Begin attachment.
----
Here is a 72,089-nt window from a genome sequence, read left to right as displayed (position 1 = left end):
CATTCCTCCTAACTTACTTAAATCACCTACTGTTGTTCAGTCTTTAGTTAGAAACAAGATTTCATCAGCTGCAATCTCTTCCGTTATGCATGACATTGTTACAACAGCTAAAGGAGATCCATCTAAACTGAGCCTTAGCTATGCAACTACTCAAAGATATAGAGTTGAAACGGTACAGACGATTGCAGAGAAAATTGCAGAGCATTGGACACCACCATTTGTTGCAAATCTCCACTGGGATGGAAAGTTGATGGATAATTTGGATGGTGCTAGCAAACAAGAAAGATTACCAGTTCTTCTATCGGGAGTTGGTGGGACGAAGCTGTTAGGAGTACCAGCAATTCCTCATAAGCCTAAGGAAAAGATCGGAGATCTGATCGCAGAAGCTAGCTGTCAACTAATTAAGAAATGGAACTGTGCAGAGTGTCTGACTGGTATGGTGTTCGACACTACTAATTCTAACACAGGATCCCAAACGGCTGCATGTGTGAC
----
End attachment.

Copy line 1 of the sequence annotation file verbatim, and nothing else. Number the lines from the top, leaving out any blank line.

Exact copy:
Here is a 72,089-nt window from a genome sequence, read left to right as displayed (position 1 = left end):